Two of my most recent engagements have been working with clients on defining the non-functional requirements (NFRs) for a new system. It is strange that even now NFRs, and everything about them, is seen as a bit of a black-art. Part of the problem of course is in the very name; who, after all, wants a system to do something that is “non-functional”? Surely we want a system that functions, not one that doesn’t. The problem is also exacerbated by the fact that no one seems quite sure whose job it is to find (gather, elicit or whatever) NFRs. In my next blog I give my five top-tips for dealing with NFRs on a project but first, what exactly are NFRs?Most people who are asked to state the requirements for a new system know how to state what they want it to do, for example:
- The [banking] system must be able open a new bank account.
- The [e-commerce] system must be able to send orders to the warehouse.
- The [social security] system must be able to send a payment to a claimants bank account every two weeks.
These are all examples of functional requirements, they are statements of the functionality we expect from the system. Whether these are expressed as free-text statements, as use cases or as more formal pseudocode type statements they all have the same goal, namely to be a complete and unambiguous statement of what the system is required to do. However there is something missing from these statements. It may be sufficient for the system to open a new account, given the right input data, but how long should it take, a second, a minute, a year? Similarly should the e-commerce system be able to place orders all day and every day or is it allowed to have a break during the evening? Should the social security system be able to send payments to a claimants bank account even if that person is not previously known to the social security department? The functional requirements only really become complete if these additional quality attributes are stated as well. Qualities are one of the things we usually define as being NFRs; in this case the performance, availability and security qualities we expect from our systems respectively.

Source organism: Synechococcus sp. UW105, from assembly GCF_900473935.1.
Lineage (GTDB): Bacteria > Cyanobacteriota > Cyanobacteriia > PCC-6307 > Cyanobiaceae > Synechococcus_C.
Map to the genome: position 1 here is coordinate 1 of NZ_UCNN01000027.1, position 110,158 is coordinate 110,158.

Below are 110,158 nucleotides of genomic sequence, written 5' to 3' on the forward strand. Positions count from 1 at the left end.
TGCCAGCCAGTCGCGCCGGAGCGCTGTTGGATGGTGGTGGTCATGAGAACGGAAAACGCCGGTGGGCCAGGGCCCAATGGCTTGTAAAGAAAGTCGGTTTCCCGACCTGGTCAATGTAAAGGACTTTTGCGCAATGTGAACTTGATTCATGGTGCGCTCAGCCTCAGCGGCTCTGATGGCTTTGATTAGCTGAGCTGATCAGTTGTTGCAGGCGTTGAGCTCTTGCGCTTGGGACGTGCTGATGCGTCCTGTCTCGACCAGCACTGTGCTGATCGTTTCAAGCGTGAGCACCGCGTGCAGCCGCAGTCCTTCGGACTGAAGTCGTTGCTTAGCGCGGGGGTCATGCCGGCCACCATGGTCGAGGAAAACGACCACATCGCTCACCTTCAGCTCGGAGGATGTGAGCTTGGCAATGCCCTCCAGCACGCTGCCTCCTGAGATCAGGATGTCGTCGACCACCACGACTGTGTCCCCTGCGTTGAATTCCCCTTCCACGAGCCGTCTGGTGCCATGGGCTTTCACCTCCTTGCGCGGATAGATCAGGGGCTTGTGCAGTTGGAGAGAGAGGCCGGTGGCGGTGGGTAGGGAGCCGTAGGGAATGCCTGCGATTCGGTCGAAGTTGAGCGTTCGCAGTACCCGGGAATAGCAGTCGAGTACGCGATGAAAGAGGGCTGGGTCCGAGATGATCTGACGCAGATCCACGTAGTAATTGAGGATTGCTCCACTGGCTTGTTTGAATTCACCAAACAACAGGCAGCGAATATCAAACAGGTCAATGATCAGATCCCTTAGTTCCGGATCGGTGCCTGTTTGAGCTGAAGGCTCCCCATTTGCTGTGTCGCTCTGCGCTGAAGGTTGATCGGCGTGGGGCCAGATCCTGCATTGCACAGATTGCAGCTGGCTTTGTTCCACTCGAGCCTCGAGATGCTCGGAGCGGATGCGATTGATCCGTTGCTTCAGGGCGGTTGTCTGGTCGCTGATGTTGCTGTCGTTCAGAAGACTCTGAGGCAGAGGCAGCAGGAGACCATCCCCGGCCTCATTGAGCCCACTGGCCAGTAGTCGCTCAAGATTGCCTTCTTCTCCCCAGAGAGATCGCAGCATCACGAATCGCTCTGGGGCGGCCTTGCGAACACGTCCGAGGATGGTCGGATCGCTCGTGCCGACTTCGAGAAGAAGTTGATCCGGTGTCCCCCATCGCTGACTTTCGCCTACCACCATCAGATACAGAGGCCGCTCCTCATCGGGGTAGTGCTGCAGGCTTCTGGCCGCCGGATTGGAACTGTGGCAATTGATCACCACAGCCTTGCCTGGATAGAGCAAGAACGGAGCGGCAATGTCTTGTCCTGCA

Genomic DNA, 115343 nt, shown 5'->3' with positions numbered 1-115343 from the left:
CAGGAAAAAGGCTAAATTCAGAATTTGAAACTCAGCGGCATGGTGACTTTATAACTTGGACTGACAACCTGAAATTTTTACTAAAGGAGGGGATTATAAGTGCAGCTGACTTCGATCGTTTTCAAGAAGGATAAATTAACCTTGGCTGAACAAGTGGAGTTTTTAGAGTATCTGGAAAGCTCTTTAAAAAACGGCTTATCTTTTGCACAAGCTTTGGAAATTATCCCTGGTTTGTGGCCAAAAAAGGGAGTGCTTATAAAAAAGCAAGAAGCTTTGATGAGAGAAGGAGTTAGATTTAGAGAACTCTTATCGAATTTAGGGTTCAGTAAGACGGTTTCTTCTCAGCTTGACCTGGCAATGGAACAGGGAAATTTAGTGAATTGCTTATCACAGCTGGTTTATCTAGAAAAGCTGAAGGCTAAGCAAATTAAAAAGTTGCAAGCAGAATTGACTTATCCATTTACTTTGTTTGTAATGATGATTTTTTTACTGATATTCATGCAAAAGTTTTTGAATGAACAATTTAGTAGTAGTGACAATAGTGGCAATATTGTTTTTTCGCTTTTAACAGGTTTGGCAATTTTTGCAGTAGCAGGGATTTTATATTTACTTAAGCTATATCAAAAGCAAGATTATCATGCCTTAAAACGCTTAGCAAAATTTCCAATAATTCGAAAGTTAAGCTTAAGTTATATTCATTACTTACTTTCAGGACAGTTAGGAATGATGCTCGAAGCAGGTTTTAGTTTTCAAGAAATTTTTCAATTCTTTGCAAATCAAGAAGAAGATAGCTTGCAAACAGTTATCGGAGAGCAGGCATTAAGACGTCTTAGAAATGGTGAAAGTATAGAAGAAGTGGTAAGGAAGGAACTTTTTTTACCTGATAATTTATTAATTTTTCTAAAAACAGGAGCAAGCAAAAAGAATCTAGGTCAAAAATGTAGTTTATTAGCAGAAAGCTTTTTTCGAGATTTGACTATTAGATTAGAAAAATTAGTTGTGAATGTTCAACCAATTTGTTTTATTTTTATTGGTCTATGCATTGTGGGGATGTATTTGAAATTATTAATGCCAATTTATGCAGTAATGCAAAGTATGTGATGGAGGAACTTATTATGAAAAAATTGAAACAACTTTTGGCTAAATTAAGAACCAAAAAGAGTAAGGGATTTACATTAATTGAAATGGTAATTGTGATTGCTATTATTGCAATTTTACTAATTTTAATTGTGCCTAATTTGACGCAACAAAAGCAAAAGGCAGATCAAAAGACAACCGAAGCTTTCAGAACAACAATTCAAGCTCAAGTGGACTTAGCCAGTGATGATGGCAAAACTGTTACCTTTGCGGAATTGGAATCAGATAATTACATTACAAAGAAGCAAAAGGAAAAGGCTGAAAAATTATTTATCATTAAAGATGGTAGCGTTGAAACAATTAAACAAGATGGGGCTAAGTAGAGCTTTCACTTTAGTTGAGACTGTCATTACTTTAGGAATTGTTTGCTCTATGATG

The other types of thing we usually express as being an NFR are the constraints under which the system must operate. It is very unlikely you will be given complete free reign to develop your system without taking into account some rule, regulation or policy you need to comply with. Examples of these for our three systems above would be country specific banking regulations, XML formats that orders must use or disability regulations that allow all people to use the social security system. Constraints can also include existing systems that your brand-spanking new system must talk to during the course of its operation. The warehouse system in the above example may already exist and be a bit picky about how it receives its orders so unless new orders are provided in the correct format they will be ignored.
Okay, so in summary, NFRs are the quality attributes we expect our system to have and also state the constraints under which our system will be built. Next I’ll take a look at the best way of dealing with NFRs based on some recent (and sometimes painful) experiences.
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[…] on from my previous blog on the challenge of capturing non-functional requirements here are five tips for smoothing that […]
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